15 Jun Cages
Buying the right cage for your parrot is very important. Just buying the first cheap cage you see that is labelled up for your parrot is not the right way to go!
If your parrot is going to be spending a lot of time in there it needs to be spacious! So buying a macaw size cage for a African grey is not a bad thing, when buying cages just make sure the bar spacing is correct as you don’t want you parrot trying to escape and getting stuck!
A parrot’s cage is its home so making it as interesting, colourful, fun and spacious is a great thing.
Try and get a cage with 3 food dishes but if this is not possible you can always add your own. The reason you will need 3 dishes is for seed, water and fruit and veg, so your parrot can graze through this at his pleasure whilst you are not home. Make sure that any old food it taken out when you get home.
Try and put as many different perches as you can in there, most cages come with 1 doweling perch across the middle, just using this one IS NOT ENOUGH! A good idea is to use a concrete perch high up the cage for them to sleep on so it keep their nails trim at the same time. Safe wood branches are a cheap solution to perches and also double up as chewing toys.
Toys in the cage should be rotated regularly to avoid boredom of certain toys and to keep your parrots mind active. There are many great toys on the market now but if you cannot afford to keep replacing your parrot’s toys then there are many great sites with ideas of making your own. Charity shops are a great source of toy making parts as baby toys are sold very cheap.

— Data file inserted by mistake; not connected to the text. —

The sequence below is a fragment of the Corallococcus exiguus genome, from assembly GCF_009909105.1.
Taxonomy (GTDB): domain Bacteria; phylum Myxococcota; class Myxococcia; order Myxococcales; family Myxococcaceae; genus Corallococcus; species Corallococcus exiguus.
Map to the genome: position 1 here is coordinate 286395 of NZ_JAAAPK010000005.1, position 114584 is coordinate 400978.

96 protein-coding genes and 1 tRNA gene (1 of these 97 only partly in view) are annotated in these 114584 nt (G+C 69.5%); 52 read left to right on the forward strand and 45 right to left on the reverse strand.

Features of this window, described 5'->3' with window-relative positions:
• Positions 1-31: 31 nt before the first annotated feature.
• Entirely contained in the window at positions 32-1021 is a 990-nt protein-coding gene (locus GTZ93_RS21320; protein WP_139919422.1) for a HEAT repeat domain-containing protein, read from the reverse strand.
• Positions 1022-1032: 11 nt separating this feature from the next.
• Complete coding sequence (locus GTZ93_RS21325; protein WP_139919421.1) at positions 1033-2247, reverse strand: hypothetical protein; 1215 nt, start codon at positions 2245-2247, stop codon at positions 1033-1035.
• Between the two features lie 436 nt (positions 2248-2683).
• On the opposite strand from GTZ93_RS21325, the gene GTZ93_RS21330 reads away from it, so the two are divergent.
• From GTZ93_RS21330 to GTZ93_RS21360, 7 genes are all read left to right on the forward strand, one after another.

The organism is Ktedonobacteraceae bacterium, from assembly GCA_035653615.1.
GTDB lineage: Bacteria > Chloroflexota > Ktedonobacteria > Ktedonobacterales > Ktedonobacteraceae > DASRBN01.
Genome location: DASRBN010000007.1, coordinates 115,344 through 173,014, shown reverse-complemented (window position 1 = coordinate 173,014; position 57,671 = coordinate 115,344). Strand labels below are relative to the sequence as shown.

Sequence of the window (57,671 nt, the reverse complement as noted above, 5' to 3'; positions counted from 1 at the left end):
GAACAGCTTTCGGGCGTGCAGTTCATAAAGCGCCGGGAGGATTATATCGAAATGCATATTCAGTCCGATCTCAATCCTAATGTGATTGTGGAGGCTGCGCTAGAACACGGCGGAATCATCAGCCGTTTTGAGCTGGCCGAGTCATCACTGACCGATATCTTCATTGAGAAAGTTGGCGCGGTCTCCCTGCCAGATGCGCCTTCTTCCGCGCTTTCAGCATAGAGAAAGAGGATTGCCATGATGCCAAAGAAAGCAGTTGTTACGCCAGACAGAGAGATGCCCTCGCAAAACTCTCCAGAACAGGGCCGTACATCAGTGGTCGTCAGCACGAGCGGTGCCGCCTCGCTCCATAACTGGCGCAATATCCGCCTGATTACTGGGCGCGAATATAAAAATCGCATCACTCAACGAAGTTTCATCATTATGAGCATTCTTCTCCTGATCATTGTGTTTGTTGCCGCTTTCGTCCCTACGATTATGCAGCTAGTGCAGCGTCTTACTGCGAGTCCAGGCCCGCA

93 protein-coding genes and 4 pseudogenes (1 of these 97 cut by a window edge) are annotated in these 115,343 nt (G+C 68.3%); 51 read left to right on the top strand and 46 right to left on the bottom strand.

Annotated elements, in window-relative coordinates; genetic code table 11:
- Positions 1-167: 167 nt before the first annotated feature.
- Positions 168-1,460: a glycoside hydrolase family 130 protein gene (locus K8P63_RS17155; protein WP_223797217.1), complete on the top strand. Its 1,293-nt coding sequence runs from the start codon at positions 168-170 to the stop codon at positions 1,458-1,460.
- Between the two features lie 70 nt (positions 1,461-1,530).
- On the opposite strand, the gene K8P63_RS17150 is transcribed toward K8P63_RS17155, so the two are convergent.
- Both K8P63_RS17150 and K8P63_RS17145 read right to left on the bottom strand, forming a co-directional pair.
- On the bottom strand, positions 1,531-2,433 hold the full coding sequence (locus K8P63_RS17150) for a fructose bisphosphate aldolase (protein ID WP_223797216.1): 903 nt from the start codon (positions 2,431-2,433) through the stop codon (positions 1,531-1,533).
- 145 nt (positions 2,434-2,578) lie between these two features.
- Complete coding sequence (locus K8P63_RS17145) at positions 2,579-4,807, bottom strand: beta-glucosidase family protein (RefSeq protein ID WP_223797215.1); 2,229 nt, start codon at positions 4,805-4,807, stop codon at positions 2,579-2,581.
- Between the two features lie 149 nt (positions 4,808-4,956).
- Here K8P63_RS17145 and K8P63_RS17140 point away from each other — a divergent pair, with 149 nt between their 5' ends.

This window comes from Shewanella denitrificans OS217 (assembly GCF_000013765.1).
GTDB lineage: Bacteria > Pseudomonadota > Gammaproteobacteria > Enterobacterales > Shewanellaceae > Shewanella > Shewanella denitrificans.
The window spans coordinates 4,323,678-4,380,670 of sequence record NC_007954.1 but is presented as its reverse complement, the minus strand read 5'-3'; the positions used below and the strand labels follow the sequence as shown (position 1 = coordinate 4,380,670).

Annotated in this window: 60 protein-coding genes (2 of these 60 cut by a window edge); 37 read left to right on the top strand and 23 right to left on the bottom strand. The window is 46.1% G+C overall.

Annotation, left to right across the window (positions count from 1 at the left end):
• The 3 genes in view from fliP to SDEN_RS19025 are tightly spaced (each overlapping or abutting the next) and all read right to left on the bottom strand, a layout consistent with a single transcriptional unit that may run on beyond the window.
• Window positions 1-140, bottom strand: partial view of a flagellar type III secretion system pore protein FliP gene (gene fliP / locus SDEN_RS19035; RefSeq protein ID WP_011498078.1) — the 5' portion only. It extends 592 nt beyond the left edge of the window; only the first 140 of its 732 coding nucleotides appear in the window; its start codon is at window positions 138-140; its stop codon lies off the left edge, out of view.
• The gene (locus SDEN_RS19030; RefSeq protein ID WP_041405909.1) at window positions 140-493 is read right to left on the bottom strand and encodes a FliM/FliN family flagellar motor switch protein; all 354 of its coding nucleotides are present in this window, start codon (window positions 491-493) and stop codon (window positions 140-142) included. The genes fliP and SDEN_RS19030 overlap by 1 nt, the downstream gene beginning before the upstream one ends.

Newspaper is a great free source of cage lining, but be sure to change this every day. You will need to clean your cage down with a good avian disinfectant every week or more often if possible. Your parrot is most likely going to drop food on the floor and then go down to pick it up which will mean him standing on his poop; he will then climb back up the cage and spread the poop all over and in turn spreading germs. Parrots also eat using their feet so another reason to keep the cage paper, bars, toys and perches clean for their health. One of the main causes of Aspergillosis is dirty cages with rotting fruit and veg, so good hygiene practice will go a long way to help your parrot’s health.
If your parrot is going to be living in your lounge then it may be a good idea to buy another cage for there “sleeping cage” which will be placed in a quieter room. This does not have to be as big and fancy as their main cage but will provide them with a quiet uninterrupted 12 hours sleep!
A check list to remember when buying your parrot’s new house:
- Ensure you get the biggest you possibly can. The RSPCA state that your parrot must be able to open its wings fully and not touch the side of the cage. But this is only the minimum size guide!
- Ensure the bar spacing is right for your bird.
- Ensure there are at least 3 food dishes (stainless steel is healthier).
- Plenty of toys.
- At least 3 different perches with a concrete one to sleep on.
A play stand is also a great purchase to give your parrot something different to play on rather than just there cage, again helping to prevent boredom.
Buying a parrot cage does not have to be an expensive outlay there are many shop out around to hunt for good deals but we recommend having a look on Scarlett’s web site. You can also look on sites for second hand cages, but if you are going to buy second hand make sure you go and see the cage to check for rush or damage.